Adam Holý exhibits only two photographs at his exhibition “Heroine”. Both work with a basic visual operation: mirroring and reversal. In doing so he references a formal approach that can also be thought of as a reference to a symbolic operation- the act of overturning and doubling. In one of the photos we see the sun shining strangely from the ground instead of the sky. This is at the same level and of the same size, therefore becoming a mirror (A mirror that allows us to see the bends where on roads, not seeing around a corner can be dangerous). The sun is humiliated and tipped over.
In the second of the photographs the model is also turned upside down, turned with her womb towards the sky. Mirroring the scene (the same model appears in the image twice) indicates that she is not real but rather a creature, only an image, delusion, succubare (succubare, “lying below”).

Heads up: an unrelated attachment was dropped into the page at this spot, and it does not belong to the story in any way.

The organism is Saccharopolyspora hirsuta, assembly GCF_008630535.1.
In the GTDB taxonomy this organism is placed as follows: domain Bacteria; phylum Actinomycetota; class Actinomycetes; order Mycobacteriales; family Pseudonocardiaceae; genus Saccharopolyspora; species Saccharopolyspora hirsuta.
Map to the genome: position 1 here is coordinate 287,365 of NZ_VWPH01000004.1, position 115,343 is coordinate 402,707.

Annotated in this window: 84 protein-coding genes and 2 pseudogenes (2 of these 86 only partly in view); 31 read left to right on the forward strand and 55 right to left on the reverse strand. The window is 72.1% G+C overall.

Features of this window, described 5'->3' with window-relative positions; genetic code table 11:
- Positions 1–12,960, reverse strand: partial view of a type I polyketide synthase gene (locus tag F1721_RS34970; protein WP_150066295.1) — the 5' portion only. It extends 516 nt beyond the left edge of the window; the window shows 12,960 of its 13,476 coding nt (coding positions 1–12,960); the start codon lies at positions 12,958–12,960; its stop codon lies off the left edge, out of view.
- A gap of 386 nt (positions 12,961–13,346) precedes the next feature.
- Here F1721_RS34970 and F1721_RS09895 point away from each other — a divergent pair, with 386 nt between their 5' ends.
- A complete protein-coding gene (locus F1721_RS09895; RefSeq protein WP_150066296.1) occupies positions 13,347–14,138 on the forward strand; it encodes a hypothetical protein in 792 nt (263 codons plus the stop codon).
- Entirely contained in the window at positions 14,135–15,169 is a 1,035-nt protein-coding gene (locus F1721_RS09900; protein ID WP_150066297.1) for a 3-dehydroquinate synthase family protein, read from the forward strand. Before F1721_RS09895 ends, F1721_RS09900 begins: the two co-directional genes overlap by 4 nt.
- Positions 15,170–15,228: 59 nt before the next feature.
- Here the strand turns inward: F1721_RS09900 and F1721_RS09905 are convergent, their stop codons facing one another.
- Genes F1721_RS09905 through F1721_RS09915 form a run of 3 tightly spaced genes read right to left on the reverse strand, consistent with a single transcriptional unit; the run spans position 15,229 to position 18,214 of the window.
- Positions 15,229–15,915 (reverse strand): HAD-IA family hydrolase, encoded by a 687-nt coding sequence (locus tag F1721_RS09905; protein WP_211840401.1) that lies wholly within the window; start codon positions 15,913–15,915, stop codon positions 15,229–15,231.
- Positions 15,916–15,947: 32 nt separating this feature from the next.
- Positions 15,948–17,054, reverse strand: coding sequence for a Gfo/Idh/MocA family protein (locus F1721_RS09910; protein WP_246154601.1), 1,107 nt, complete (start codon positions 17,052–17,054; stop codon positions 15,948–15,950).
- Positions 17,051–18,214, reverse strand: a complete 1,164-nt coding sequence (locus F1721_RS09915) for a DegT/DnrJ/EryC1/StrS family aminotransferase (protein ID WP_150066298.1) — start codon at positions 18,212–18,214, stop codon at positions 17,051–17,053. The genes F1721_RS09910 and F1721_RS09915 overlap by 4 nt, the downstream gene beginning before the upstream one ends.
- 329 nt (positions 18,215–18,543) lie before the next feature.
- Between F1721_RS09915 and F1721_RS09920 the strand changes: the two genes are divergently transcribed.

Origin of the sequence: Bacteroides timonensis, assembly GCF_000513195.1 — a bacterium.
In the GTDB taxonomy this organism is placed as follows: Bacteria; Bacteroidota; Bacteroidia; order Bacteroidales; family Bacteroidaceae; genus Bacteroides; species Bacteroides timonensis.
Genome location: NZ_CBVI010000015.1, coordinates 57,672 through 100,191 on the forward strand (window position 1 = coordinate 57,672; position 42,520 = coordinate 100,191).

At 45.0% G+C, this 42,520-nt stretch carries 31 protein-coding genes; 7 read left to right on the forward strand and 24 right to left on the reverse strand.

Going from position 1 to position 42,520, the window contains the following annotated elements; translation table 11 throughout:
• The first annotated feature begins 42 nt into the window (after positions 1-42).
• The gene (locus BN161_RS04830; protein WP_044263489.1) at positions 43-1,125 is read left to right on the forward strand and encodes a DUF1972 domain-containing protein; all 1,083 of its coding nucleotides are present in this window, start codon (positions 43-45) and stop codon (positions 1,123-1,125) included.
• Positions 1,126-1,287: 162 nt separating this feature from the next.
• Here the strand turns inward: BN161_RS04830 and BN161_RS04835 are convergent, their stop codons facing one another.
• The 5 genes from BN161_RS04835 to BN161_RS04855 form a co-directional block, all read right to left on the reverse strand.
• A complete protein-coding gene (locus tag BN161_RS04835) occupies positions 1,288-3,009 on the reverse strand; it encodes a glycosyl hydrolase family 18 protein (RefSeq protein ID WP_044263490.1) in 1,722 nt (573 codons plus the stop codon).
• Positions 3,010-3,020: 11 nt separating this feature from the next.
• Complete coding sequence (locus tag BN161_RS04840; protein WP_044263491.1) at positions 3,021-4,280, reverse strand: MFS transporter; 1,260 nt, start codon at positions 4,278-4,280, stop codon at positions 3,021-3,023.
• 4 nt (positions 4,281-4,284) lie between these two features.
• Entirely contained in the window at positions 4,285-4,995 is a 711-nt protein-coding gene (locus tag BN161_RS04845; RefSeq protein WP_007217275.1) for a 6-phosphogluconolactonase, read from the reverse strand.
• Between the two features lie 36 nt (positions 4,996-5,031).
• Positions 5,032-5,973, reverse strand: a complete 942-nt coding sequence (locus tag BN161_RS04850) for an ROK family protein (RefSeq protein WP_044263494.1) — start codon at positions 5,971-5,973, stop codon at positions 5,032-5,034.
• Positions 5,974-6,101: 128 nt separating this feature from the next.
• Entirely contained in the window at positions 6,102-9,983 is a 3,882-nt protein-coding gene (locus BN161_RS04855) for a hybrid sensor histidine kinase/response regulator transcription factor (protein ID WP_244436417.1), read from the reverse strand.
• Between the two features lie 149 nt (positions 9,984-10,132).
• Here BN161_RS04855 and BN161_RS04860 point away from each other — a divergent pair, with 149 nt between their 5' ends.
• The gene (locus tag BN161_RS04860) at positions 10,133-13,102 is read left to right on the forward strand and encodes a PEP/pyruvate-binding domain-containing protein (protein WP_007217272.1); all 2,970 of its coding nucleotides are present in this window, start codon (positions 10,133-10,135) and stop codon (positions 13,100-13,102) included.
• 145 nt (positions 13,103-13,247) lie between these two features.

Elements of painterliness and phantomness are also strengthened by the fact that the painter Josef Bolf was asked to prepare the model’s makeup. The third photo, one left unexhibited and only a part of the exhibition as an invitation has been pasted into the graphic character hexagram character Thelema: inciting beliefs created by Aleister Crowley worshiping (sexual) desire. The exhibition is called HEROINE. The heroine in Adam Holý’s conception can be a model who unconditionally and therefore without shame (perhaps initiated by a narcotic substance) allows herself to be guided by the photographer’s will to depict desire as a medium, somewhere outside of herself.
Through references to occultism, popular culture and erotica, Adam Holý indirectly follows the tradition of the American independent filmmaker Kenneth Anger without falling into a cliché where the aesthetics of the occult become combined with only eroticism.